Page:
Rudeness Is the Weak Person's Imitation of Strength

This particular wisdom hit me right between the eyes this morning. I am currently reflecting on all the times I was "strong" in my life, and am slowly realizing they may have all been nothing heroic in the least, but merely acts of rudeness. As I sit here typing, already needing to share this truth with my corner of the world, I am mentally going through a scrapbook of relationships and actions and decisions---that may have all been nothing more than insults.

It's nice to read an article where the author has actually mastered the skill they are sharing...but in today's post, that is not the case. I am writing this with the hope that my struggle with the fresh sting of realization (which is the force behind these words) will have the most impact for the reader.

As I struggle with this truth, rudeness is the weak person's imitation of strength, I am uncomfortable, because that spotlight of truth is surely searching for me and I must avoid it for fear of recognizing myself in these powerful words.

Therefore, I could take my discomfort and push it outward. This technique is definitely one I've employed in the past (blame someone else), but I know enough these days to see that's just a stalling technique. So I could declare that I've seen no profound examples of strength, only rudeness, and blame my elders and cultural leaders.

Or I could go inward and decide that I'm a tragically weak, mean, petty person with no hope for redemption and despair for a time, wallowing in my error of faux-strength and avoid others until I'm able to "come out and play well with others."

I could also reach back and locate the strong/rude times of my actions and acts and see, instead, that I knew on some level that I wasn't being strong. And the mere ability to so easily locate those memories, is proof enough that I was rude, unkind---even mean---to people that were a part of my life story. This sting I feel is a good sting, I want to go on the record with that.

As I sit in my discomfort caused by my identification with this truism, I can already feel the rising from the ashes that a lifetime of working on the value of being kind and honest hasn't been able to accomplish. I can look back and realize I was trying to be brave and to stand up for myself, both honorable goals, and missed the mark for lack of a better understanding of myself and others pain. In one sentence: I didn't know what I didn't know.

I can also project forward, sitting here alone at my keyboard, imagining my next interactions as I exit my home and enter the rude world, and see that I will respond differently. I will have more understanding and therefore tolerance (and dare I say compassion?) to impatient customers at my local grocery store, drivers who insist on cutting in before being waved through, people I pass on the sidewalk who won't look up and meet my eyes and smile.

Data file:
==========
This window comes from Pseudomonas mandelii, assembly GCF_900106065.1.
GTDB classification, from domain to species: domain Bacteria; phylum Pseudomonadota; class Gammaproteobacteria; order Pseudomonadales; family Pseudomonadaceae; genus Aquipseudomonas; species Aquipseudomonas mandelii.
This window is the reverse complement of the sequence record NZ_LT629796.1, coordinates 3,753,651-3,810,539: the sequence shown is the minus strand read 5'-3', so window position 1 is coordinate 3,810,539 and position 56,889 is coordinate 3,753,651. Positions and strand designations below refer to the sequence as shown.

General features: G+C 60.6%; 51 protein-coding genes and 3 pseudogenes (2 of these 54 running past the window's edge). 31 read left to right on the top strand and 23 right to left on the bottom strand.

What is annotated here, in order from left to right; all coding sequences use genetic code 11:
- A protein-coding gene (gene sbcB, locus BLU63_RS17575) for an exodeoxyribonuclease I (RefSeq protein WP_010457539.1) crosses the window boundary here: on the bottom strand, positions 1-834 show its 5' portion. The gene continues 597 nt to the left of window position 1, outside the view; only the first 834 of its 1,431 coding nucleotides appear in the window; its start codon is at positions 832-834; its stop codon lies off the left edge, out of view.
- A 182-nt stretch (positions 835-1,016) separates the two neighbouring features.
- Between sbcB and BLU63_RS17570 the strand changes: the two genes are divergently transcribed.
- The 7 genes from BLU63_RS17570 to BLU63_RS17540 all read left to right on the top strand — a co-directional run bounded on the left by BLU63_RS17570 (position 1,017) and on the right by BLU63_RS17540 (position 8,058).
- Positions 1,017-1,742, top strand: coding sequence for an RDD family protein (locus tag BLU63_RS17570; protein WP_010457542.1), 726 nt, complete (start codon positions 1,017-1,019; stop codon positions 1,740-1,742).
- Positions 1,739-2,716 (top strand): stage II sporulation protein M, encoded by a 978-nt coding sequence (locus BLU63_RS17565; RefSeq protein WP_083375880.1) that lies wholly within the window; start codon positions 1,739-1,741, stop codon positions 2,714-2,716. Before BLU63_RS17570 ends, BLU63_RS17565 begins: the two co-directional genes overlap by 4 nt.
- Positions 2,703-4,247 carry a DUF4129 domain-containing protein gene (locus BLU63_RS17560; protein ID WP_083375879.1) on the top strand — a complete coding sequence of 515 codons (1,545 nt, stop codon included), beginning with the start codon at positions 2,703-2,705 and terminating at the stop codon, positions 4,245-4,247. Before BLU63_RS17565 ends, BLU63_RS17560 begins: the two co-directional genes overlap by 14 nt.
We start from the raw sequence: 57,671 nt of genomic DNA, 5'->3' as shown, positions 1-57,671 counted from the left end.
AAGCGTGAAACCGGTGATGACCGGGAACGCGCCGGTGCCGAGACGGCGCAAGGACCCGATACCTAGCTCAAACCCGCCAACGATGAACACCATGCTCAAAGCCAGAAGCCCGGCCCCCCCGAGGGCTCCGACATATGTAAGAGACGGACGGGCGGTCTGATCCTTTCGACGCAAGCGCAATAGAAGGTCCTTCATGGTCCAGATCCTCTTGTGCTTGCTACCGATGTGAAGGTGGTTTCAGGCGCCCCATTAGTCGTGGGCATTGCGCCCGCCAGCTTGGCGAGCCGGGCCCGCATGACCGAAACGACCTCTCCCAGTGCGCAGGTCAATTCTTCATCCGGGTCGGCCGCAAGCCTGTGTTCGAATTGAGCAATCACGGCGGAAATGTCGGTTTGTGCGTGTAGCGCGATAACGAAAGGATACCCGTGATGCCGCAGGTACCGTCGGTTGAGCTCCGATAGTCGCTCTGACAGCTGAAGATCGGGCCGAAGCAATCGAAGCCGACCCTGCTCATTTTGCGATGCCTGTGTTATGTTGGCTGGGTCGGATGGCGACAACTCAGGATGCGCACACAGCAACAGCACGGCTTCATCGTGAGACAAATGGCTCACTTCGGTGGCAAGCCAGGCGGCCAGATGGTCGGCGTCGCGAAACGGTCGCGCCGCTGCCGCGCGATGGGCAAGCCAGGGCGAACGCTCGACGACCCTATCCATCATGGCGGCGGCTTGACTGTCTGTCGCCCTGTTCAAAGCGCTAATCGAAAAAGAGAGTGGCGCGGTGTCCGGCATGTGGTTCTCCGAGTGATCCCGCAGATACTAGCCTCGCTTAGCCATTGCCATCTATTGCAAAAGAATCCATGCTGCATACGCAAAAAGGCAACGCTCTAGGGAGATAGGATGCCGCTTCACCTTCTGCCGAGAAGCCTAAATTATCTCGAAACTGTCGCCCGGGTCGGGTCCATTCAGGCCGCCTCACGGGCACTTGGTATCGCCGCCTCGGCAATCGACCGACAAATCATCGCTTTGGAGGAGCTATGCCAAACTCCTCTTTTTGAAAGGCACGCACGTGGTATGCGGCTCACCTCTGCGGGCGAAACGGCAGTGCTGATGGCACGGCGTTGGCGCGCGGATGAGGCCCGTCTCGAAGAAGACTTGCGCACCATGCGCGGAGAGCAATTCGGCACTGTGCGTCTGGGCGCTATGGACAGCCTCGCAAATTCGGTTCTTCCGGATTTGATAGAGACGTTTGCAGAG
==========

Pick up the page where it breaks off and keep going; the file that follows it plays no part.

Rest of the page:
We are all trying to appear, and to actually be, strong. We find instead in those dark nights of the soul, that we are often weak (or perhaps fragile is a better word). The only external evidence of a bridge to this gap has been a display of rudeness in the form of insults and judgment and anger. I see now the politicians, the radio hosts, my past supervisors, and even my estranged family, former lovers, lost friends...were all about appearing strong, when they were feeling weakest.

Maybe my efforts at learning and teaching human kindness all these years (commonly called "people skills" or "leadership development") has allowed me to view this epiphany with something much more profound then self-disgust. I am unable to find the self-blame. But what is more important to me, is that I can't find the blame of others either. That 'sore tooth' I always ran my mental tongue over, seems to be missing this morning. One phrase, "Rudeness is the weak person's imitation of strength," has set my emotional world on its ear.

I see now that I and the other people in my life, were trying to appear strong, or at least not vulnerable to hurt. The words we used to communicate this natural survival skill were steeped in unkindness because they were meant to create a safe distance. The rudeness was--and is--an attempt at self-protection, self-support, a misguided show of inner resolve and strength to be our own advocates. It was meant to be a vote for ourselves.

But if your life is anything like mine (and I know only one thing after years and years of working with people in conflict---everyone's life is filled with regret and pain and self-judgment, no matter how cleverly concealed to the outside world), you now see that your show of strength did not meet your true goal. That the reason we can locate these stories and memories so quickly, is because they still hurt, still feel wrong, still cause pain. Our rudeness, our unkindness to another human being, was not in alignment with our true intention.

Our true intention is the same at our core: we want to show another that we are indeed our own advocate. We are eternally-focused on ensuring no harm be done to ourselves. The struggle with this only happens because we are also sure---in our deepest selves---that this can be done without harming another in the process.

In the end, rudeness hurts. Manners and etiquette and active listening and the rest of human-made communication skills, are intended to ensure that kindness wins in the end. That to be my own advocate never means that I have to undermine your own self-advocacy. A difficult task, a tough balance, an impossible feat---or so I thought----until I saw that rudeness is your cue to me that you are feeling weak.

And with that secret code now broken, I can find my own inner strength and turn the interaction to one of human understanding.

Return from "Rudeness" to Work Stress Articles.

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